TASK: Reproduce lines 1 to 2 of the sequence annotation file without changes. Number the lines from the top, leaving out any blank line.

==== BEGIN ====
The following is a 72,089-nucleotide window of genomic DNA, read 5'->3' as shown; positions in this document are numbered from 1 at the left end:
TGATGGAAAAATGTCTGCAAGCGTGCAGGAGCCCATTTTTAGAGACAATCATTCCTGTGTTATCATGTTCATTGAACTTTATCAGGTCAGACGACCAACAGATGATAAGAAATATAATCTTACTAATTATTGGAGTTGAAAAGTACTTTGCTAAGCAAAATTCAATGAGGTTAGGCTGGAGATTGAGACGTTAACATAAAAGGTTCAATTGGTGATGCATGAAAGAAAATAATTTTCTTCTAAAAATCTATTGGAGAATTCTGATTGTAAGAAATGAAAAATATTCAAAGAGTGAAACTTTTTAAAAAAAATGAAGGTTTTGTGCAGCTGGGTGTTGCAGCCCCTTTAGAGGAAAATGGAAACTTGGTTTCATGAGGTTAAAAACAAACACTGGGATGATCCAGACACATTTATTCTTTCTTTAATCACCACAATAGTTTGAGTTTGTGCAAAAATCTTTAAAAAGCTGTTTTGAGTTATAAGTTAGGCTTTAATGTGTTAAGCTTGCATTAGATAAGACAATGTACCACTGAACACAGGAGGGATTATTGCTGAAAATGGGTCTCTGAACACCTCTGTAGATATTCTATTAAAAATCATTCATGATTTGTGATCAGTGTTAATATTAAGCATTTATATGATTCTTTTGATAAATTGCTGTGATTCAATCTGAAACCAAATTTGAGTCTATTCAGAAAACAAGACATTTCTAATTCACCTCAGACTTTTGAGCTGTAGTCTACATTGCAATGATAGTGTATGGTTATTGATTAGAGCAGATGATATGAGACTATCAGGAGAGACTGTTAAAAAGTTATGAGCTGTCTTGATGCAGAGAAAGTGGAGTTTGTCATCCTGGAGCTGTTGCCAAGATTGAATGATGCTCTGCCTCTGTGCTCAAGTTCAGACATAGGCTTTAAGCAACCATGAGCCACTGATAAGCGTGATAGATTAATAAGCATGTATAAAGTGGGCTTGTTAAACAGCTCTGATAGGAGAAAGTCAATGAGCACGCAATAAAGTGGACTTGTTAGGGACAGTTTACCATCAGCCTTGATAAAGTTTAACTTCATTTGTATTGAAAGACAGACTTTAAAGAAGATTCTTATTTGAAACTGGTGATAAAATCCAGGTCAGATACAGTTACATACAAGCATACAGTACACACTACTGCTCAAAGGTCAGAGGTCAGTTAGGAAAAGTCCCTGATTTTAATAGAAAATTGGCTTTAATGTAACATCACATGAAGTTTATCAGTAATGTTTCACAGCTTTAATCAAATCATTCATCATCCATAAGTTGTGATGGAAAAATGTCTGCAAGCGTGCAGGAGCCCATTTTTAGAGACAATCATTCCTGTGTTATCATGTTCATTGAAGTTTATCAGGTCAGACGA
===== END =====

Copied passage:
The following is a 72,089-nucleotide window of genomic DNA, read 5'->3' as shown; positions in this document are numbered from 1 at the left end:
TGATGGAAAAATGTCTGCAAGCGTGCAGGAGCCCATTTTTAGAGACAATCATTCCTGTGTTATCATGTTCATTGAACTTTATCAGGTCAGACGACCAACAGATGATAAGAAATATAATCTTACTAATTATTGGAGTTGAAAAGTACTTTGCTAAGCAAAATTCAATGAGGTTAGGCTGGAGATTGAGACGTTAACATAAAAGGTTCAATTGGTGATGCATGAAAGAAAATAATTTTCTTCTAAAAATCTATTGGAGAATTCTGATTGTAAGAAATGAAAAATATTCAAAGAGTGAAACTTTTTAAAAAAAATGAAGGTTTTGTGCAGCTGGGTGTTGCAGCCCCTTTAGAGGAAAATGGAAACTTGGTTTCATGAGGTTAAAAACAAACACTGGGATGATCCAGACACATTTATTCTTTCTTTAATCACCACAATAGTTTGAGTTTGTGCAAAAATCTTTAAAAAGCTGTTTTGAGTTATAAGTTAGGCTTTAATGTGTTAAGCTTGCATTAGATAAGACAATGTACCACTGAACACAGGAGGGATTATTGCTGAAAATGGGTCTCTGAACACCTCTGTAGATATTCTATTAAAAATCATTCATGATTTGTGATCAGTGTTAATATTAAGCATTTATATGATTCTTTTGATAAATTGCTGTGATTCAATCTGAAACCAAATTTGAGTCTATTCAGAAAACAAGACATTTCTAATTCACCTCAGACTTTTGAGCTGTAGTCTACATTGCAATGATAGTGTATGGTTATTGATTAGAGCAGATGATATGAGACTATCAGGAGAGACTGTTAAAAAGTTATGAGCTGTCTTGATGCAGAGAAAGTGGAGTTTGTCATCCTGGAGCTGTTGCCAAGATTGAATGATGCTCTGCCTCTGTGCTCAAGTTCAGACATAGGCTTTAAGCAACCATGAGCCACTGATAAGCGTGATAGATTAATAAGCATGTATAAAGTGGGCTTGTTAAACAGCTCTGATAGGAGAAAGTCAATGAGCACGCAATAAAGTGGACTTGTTAGGGACAGTTTACCATCAGCCTTGATAAAGTTTAACTTCATTTGTATTGAAAGACAGACTTTAAAGAAGATTCTTATTTGAAACTGGTGATAAAATCCAGGTCAGATACAGTTACATACAAGCATACAGTACACACTACTGCTCAAAGGTCAGAGGTCAGTTAGGAAAAGTCCCTGATTTTAATAGAAAATTGGCTTTAATGTAACATCACATGAAGTTTATCAGTAATGTTTCACAGCTTTAATCAAATCATTCATCATCCATAAGTTGTGATGGAAAAATGTCTGCAAGCGTGCAGGAGCCCATTTTTAGAGACAATCATTCCTGTGTTATCATGTTCATTGAAGTTTATCAGGTCAGACGA